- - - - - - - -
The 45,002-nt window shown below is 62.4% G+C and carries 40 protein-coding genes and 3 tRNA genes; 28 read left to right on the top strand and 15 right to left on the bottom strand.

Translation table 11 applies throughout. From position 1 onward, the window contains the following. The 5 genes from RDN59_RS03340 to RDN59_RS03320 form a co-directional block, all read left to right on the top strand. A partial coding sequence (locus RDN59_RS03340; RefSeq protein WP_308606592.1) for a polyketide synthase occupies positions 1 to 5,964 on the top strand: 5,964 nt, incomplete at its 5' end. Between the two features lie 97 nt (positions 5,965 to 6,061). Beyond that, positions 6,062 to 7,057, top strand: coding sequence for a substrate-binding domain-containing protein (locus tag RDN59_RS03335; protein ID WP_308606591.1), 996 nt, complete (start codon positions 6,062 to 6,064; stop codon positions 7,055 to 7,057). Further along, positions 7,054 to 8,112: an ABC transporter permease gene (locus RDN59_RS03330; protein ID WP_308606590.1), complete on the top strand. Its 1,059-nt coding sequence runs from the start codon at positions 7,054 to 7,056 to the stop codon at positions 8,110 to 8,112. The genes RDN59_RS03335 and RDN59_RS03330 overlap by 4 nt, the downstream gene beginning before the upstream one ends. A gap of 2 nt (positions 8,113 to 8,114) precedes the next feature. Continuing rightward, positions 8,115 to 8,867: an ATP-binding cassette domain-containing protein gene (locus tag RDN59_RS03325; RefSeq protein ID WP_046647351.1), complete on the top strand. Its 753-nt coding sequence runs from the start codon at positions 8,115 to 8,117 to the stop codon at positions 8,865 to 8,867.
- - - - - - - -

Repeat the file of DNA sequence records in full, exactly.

The 45,002-nt window shown below is 62.4% G+C and carries 40 protein-coding genes and 3 tRNA genes; 28 read left to right on the top strand and 15 right to left on the bottom strand.

Translation table 11 applies throughout. From position 1 onward, the window contains the following. The 5 genes from RDN59_RS03340 to RDN59_RS03320 form a co-directional block, all read left to right on the top strand. A partial coding sequence (locus RDN59_RS03340; RefSeq protein WP_308606592.1) for a polyketide synthase occupies positions 1 to 5,964 on the top strand: 5,964 nt, incomplete at its 5' end. Between the two features lie 97 nt (positions 5,965 to 6,061). Beyond that, positions 6,062 to 7,057, top strand: coding sequence for a substrate-binding domain-containing protein (locus tag RDN59_RS03335; protein ID WP_308606591.1), 996 nt, complete (start codon positions 6,062 to 6,064; stop codon positions 7,055 to 7,057). Further along, positions 7,054 to 8,112: an ABC transporter permease gene (locus RDN59_RS03330; protein ID WP_308606590.1), complete on the top strand. Its 1,059-nt coding sequence runs from the start codon at positions 7,054 to 7,056 to the stop codon at positions 8,110 to 8,112. The genes RDN59_RS03335 and RDN59_RS03330 overlap by 4 nt, the downstream gene beginning before the upstream one ends. A gap of 2 nt (positions 8,113 to 8,114) precedes the next feature. Continuing rightward, positions 8,115 to 8,867: an ATP-binding cassette domain-containing protein gene (locus tag RDN59_RS03325; RefSeq protein ID WP_046647351.1), complete on the top strand. Its 753-nt coding sequence runs from the start codon at positions 8,115 to 8,117 to the stop codon at positions 8,865 to 8,867.